To further investigate the effect of gait instability on Cw, the energy expenditure specifically related to balance maintenance can be distinguished from that related to walking movements. Hoffman et al. (20) used a three-component model derived from Workman and Armstrong (33) to accomplish this in subjects with bilateral above-the-knee amputation presenting both instability in walking and higher Cw. This model differentiates the metabolic cost of walking into three compartments: basal metabolic rate (compartment 1), metabolic cost associated with balance preservation (compartment 2), and metabolic cost of walking movements (compartment 3). Hoffman et al. (20) showed that the higher Cw in amputees was accounted for in great part by the additional energy needed for the walking movement itself, but they also demonstrated that more energy is expended to maintain balance during walking. This model thus offers an interesting tool for investigation of the relationship between gait instability and Cw in the elderly during walking. We hypothesized that greater gait instability is associated with greater energy expenditure to maintain balance.
The first purpose of this study was to determine whether greater gait instability is involved in the higher energy cost of walking in healthy elderly subjects. We therefore measured Cw on a treadmill at different walking speeds, assessed gait instability by the fluctuation magnitude and fluctuation dynamics of stride time, and studied the relationships among these variables in healthy subjects aged 25, 65, and 80 yr. Our second objective was to determine whether greater gait instability is associated with greater energy expenditure to maintain balance while walking, using compartment 2 of Hoffman's model.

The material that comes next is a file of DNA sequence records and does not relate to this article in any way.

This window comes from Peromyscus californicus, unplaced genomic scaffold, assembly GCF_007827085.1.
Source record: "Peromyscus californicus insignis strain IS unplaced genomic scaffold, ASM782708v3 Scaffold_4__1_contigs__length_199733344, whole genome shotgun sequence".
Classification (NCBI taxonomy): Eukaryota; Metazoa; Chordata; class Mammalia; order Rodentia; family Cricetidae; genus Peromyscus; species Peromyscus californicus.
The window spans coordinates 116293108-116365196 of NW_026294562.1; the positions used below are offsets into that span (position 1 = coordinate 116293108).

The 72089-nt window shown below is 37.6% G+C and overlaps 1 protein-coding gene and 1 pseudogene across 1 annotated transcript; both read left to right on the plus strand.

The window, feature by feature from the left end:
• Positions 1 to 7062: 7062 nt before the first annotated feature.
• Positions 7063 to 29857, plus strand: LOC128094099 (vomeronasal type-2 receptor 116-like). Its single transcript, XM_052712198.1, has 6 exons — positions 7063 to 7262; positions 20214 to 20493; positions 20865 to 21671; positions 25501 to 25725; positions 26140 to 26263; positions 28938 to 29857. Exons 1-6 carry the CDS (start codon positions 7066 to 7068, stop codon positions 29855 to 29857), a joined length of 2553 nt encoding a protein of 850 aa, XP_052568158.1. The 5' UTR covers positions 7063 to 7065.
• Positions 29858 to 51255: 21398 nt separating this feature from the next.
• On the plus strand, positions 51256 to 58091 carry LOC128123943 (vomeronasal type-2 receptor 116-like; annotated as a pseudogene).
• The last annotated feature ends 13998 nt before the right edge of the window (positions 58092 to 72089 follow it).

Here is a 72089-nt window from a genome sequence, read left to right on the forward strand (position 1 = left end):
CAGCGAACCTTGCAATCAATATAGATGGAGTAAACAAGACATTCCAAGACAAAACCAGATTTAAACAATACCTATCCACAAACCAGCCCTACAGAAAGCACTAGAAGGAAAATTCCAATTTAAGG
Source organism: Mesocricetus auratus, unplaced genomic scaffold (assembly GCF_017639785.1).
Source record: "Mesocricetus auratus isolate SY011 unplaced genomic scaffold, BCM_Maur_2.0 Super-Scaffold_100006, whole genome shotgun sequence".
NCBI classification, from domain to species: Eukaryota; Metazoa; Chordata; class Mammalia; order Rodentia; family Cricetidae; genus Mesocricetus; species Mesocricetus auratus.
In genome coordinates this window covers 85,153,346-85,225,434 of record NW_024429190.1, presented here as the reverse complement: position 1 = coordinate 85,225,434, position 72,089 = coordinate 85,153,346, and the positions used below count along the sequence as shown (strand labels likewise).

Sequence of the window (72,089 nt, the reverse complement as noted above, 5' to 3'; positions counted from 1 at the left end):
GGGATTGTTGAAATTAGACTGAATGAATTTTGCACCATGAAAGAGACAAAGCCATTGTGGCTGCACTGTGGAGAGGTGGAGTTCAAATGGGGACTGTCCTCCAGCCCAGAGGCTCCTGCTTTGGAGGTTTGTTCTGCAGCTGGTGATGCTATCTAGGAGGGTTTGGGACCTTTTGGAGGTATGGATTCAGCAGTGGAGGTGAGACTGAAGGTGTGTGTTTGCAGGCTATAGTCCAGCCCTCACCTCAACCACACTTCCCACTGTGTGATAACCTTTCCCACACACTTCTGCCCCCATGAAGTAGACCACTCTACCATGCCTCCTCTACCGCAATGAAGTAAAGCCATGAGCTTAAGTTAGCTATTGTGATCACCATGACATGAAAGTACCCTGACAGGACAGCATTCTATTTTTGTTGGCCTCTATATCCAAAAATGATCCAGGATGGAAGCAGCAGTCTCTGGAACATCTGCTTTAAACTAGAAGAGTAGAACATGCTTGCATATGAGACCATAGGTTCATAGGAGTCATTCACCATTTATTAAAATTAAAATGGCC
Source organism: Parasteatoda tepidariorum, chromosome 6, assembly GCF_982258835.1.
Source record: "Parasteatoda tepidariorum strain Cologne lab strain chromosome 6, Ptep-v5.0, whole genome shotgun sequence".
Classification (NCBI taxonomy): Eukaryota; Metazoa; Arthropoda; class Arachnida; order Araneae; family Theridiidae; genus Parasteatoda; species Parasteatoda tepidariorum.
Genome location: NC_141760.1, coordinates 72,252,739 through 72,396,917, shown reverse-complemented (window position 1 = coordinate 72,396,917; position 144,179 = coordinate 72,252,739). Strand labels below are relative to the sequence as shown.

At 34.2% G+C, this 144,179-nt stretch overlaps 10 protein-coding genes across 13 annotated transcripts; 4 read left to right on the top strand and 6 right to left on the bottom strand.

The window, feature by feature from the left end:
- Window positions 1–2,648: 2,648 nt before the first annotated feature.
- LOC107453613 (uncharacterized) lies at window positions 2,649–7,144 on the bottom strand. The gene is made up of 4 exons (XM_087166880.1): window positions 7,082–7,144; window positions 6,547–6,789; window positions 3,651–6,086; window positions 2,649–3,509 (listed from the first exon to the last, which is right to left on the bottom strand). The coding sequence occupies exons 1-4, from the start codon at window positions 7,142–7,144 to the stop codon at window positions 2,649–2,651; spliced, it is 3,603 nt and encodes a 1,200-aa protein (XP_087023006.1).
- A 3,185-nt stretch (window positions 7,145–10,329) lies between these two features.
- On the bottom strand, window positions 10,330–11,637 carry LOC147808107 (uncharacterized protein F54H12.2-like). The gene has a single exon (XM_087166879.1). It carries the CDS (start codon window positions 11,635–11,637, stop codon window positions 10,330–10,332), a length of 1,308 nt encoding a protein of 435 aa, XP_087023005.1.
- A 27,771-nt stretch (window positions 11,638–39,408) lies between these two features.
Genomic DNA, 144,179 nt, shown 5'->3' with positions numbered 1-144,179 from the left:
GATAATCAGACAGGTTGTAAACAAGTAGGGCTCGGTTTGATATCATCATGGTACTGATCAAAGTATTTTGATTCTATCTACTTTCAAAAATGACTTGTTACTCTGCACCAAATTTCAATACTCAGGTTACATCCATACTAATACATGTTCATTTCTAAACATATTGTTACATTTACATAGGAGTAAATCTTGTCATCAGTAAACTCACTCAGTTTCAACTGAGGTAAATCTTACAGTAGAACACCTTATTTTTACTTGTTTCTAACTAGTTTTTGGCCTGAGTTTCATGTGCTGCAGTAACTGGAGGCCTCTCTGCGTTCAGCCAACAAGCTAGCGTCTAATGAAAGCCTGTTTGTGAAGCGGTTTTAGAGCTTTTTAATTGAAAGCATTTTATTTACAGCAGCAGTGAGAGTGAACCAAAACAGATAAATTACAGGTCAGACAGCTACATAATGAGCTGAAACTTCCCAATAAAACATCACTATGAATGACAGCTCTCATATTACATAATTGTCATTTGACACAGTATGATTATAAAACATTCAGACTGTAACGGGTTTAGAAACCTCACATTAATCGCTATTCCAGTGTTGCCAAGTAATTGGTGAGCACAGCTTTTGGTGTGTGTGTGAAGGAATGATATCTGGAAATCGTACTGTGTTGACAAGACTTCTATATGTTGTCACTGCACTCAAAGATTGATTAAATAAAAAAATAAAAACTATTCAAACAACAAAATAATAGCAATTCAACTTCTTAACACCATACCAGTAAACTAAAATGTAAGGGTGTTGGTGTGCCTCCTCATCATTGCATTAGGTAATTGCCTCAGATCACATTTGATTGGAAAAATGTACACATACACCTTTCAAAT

Three groups of subjects participated in the study: G80 (n = 10; 81.6 ± 3.3 yr, range 77–86 yr), G65 (n = 10; 65.3 ± 2.5, range 60–69 yr), and G25 (n = 10; 24.6 ± 2.6, range 20–29 yr). The older subjects (G80 and G65) were recruited from associations that offer different activities for the elderly, including regular country walks, gymnastics, and cultural activities. The subjects were healthy, were living independently, and went on country walks once a week, at least 9 mo per year. Potential subjects had been screened before testing to eliminate those with medical problems that might affect gait, balance, or energy cost of walking. A neurologist, who was aware of the study objectives, extensively screened each older subject with a complete medical history, a physical examination, and the Mini Mental State Examination (8). A score below 26 on this test was an exclusion criterion, because diminished function may result in difficulty following instructions. All subjects were medically healthy and free of clinically significant orthopedic, neurological, cardiovascular, or respiratory problems. In addition, the postural balance of the healthy elderly subjects was measured with the Berg Balance Test, a validated balance scale for the elderly, and all subjects obtained a score above 47 (53.2 ± 3.1 and 56 ± 0.0 for G80 and G65, respectively), indicating good balance (3). None of the participants was taking medication with known major effects on balance or gait, such as benzodiazepines, neuroleptics, and antidepressants. However, seven subjects were taking drugs for hypertension (2 from G65 and 5 from G80) and two for hypercholesterolemia (1 in each elderly group), four were being treated with aspirin (1 G65 and 3 G80), and three women followed estrogen/progestin replacement therapy (G65). The young sedentary subjects (G25) were healthy and had not previously engaged in any form of regular physical exercise. Groups were matched according to gender, height, leg length, body mass, lean body mass, percent body fat, and basal metabolic rate. The protocol and the consent form were approved by the local ethics committee, and all subjects provided informed, written consent.